He went to Texas A&M on a basketball scholarship and planned, he recalled in his 1987 memoir, to become a veterinarian. An injury ended his scholarship after his freshman year, and he transferred to Oklahoma A&M at Stillwater, where he studied geology, as his father wished.
After graduating in 1951, he worked three years for Phillips Petroleum Co. That’s where, as he later told it, he noticed waste and inefficiency that would inspire bids to force oil companies to maximize value for shareholders.
He quit Phillips in 1954 and two years later opened Petroleum Exploration Inc. Two investors put in $1,250 each for half the shares, and established a $100,000 line of credit. Pickens renamed the company Mesa Petroleum and took it public in 1964. By 1968, revenue had grown to $6.2 million with profits of $1.4 million, and by 1970, Pickens was a multimillionaire, he wrote in his 2008 memoir, “The First Billion is the Hardest: Reflections on a Life of Comebacks.”
Mesa went after companies Pickens believed were inefficient and undervalued, no matter their size.
In 1982, it targeted Tulsa, Oklahoma-based Cities Service. In a faceoff of M&A heavyweights, Pickens was advised by Flom, a founding partner of Skadden, Arps, Slate, Meagher & Flom, while Cities Service was backed by Bruce Wasserstein and lawyer Martin Lipton, at Wachtell Lipton Rosen & Katz.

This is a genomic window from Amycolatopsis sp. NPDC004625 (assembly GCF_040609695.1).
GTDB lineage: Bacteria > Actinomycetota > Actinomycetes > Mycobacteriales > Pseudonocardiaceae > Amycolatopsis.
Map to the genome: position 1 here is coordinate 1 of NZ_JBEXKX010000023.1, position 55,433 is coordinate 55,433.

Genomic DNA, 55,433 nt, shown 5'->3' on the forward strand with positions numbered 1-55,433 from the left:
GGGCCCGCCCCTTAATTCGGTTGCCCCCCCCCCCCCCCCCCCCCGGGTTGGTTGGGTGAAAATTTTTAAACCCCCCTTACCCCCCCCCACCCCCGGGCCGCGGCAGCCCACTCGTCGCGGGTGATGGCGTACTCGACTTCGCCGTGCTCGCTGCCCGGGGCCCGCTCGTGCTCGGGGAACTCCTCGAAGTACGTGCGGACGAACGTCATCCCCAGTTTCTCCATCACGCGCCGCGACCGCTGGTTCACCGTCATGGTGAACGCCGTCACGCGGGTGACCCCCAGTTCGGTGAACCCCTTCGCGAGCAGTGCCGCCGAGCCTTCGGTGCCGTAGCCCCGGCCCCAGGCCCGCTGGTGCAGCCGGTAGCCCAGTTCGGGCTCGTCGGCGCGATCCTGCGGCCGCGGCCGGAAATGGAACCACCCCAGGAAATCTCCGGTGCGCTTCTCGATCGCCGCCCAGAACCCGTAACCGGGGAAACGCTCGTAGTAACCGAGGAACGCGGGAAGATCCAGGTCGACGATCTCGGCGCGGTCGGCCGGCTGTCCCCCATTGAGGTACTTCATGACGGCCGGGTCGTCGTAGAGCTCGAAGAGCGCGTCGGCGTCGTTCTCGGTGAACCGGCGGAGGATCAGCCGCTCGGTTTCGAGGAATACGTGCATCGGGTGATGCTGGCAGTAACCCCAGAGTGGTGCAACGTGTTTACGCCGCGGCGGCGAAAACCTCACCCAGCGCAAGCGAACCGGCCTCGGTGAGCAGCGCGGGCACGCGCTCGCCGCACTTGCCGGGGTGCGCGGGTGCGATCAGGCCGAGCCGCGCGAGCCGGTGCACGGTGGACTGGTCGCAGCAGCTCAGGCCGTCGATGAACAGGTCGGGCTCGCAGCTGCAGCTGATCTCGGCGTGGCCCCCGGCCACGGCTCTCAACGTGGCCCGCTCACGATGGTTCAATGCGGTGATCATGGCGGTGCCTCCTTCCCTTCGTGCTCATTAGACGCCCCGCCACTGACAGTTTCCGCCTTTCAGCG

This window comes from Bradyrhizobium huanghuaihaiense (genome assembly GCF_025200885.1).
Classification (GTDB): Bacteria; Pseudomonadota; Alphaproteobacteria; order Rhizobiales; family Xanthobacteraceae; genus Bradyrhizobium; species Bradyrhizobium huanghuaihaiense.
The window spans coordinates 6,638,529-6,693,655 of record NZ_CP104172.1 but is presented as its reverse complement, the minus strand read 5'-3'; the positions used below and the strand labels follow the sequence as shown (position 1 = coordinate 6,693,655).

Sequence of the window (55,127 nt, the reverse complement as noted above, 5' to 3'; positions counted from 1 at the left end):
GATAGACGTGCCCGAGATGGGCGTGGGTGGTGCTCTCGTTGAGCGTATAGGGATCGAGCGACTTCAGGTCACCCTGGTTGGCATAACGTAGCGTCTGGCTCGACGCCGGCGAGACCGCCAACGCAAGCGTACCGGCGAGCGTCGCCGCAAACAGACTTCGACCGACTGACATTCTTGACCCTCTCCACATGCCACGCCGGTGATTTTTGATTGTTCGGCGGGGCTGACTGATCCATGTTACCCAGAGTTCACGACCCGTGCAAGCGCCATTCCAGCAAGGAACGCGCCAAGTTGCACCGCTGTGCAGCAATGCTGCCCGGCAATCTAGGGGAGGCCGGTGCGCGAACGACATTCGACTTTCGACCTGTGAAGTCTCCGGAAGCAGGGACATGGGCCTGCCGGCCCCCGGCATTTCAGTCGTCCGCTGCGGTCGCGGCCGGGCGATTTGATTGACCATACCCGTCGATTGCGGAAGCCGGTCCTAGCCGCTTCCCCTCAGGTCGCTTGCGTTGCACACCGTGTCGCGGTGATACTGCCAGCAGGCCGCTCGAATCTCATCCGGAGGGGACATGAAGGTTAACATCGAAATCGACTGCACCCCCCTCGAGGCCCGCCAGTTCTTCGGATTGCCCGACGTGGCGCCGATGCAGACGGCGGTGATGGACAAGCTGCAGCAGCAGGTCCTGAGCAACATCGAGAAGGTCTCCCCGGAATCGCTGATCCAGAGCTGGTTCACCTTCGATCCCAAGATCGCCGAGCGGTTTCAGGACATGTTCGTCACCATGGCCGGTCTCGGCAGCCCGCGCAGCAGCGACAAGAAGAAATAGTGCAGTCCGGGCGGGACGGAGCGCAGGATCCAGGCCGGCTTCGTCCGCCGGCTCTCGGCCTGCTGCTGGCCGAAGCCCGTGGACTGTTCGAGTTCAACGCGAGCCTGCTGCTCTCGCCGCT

In the end, Cities Service accepted a white-knight offer from Gulf Oil, which bought out Mesa’s stake for $55 a share — giving Mesa a profit of $31.5 million, according to Pickens.
Pickens began targeting Gulf, the fifth-largest U.S. oil company, in 1983, when its share price was $38. Pickens’s partnership, Gulf Investors Group, worked with Greenberg at Bear Stearns to accumulate shares. Pickens met in New York City with 200 financial analysts and money managers to assure them he was serious about a takeover and wouldn’t strike a separate deal with Gulf.
“It was pouring rain outside,” Slater wrote of the meeting, “but the crowd couldn’t stay away and miss the unusual chance to see what this man was like — this man with the strange name, with the great derring-do, this man who had sent chills running down the backs of the Wall Street community.”